John Stuart Mill (1806-1873) English philosopher and economist
On Liberty, ch. 3, “Of Individuality, as One of the Elements of Well-Being” (1859)
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To extend the bounds of what may be called moral police until it encroaches on the most unquestionably legitimate liberty of the individual is one of the most universal of all human propensities.

John Stuart Mill (1806-1873) English philosopher and economist
On Liberty, ch. 4 (1859)
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The [free] individual is not accountable to society for his actions in so far as these concern the interests of no person but himself. Advice, instruction, persuasion, and avoidance by other people, if thought necessary by them for their own good, are the only measures by which society can justifiably express its dislike or disapprobation of his conduct.

John Stuart Mill (1806-1873) English philosopher and economist
On Liberty, ch. 5 (1859)
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If competition has its evils, it prevents greater evils. … It is the common error of Socialists to overlook the natural indolence of mankind; their tendency to be passive, to be the slaves of habit, to persist indefnitely in a course once chosen. Let them one attain any state of existence which they consider tolerable, and the danger to be apprehended is that they will thenceforth stagnate. … Competition may not be the best conceivable stimulus, but it is at present a necessary one, and no one can foresee the time when it will not be indspensable to progress.

John Stuart Mill (1806-1873) English philosopher and economist
Principles of Political Economy, 4.7.7 (1848)
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Some will object, that a comparison cannot fairly be made between the government of the male sex and the forms of unjust power which I have adduced in illustration of it, since these are arbitrary, and the effect of mere usurpation, while it on the contrary is natural. But was there ever any domination which did not appear natural to those who possessed it?

John Stuart Mill (1806-1873) English philosopher and economist
The Subjection of Women, ch. 1 (1869)

Full text.
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Was there ever any domination which did not appear natural to those who possessed it?

John Stuart Mill (1806-1873) English philosopher and economist
The Subjection of Women, ch. 1 (1869)
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It is better to be a human being dissatisfied than a pig satisfied; better to be Socrates dissatisfied than a fool satisfied. And if the fool, or the pig, are of a different opinion, it is because they only know their own side of the question. The other party to the comparison knows both sides.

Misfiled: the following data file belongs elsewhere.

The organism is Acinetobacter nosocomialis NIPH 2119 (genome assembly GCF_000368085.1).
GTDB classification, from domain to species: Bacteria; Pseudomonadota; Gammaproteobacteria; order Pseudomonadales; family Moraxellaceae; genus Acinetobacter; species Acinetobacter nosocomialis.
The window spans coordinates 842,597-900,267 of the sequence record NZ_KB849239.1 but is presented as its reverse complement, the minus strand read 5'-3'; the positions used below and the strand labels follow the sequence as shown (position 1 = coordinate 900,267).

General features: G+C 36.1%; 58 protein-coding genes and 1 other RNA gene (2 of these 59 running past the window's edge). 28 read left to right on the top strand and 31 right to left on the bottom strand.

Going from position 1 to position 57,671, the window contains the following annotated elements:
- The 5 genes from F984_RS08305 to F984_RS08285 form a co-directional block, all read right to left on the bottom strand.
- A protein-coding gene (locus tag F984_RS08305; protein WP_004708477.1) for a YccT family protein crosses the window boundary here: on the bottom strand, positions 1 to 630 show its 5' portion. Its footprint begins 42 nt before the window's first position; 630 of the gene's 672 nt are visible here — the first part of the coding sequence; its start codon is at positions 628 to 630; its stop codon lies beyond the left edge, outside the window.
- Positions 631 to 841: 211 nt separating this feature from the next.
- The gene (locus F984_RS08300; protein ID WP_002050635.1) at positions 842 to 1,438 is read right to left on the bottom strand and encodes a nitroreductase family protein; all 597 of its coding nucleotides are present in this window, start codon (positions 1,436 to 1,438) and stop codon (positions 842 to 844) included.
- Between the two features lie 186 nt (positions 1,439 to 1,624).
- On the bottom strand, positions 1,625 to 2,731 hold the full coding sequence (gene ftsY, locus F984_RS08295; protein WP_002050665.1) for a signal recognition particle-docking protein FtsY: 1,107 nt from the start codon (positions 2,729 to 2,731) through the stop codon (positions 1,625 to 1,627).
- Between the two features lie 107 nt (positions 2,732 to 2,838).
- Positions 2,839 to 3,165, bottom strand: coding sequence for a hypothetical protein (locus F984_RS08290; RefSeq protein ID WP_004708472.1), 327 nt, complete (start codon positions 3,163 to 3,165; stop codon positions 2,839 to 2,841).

John Stuart Mill (1806-1873) English philosopher and economist
Utilitarianism, ch. 2
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In the long run, the best proof of a good character is good actions.

John Stuart Mill (1806-1873) English philosopher and economist
Utilitarianism, ch. 2 (1863)
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The creed that accepts, as the foundation of morals, Utility, or the Greatest-happiness Principle, holds that actions are right in proportion as they tend to promote happiness, wrong as they tend to produce the reverse of happiness.

John Stuart Mill (1806-1873) English philosopher and economist
Utilitarianism, ch. 2 (1863)
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I did not mean that Conservatives are generally stupid; I meant, that stupid persons are generally Conservative. I believe that to be so obvious and undeniable a fact that I hardly think any honorable Gentleman will question it.

John Stuart Mill (1806-1873) English philosopher and economist
Debate in Parliament with John Pakington (31 May 1866)

Often paraphrased "Although it is not true that all conservatives are stupid people, it is true that most stupid people are conservative." Misquoted in Courtney, Life of John Stuart Mill (1889) as "I never meant to say that the Conservatives are generally stupid. I meant to say that stupid people are generally Conservative. I believe that is so obviously and universally admitted a principle that I hardly think any gentleman will deny it."
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The English, of all ranks and classes, are at bottom, in all their feelings, aristocrats. They have some concept of liberty, & set some value on it, but the very idea of equality is strange & offensive to them. They do not dislike to have many people above them as long as they have some below them.

John Stuart Mill (1806-1873) English philosopher and economist
Letter to Giussepe Mazzini (15 Apr 1858)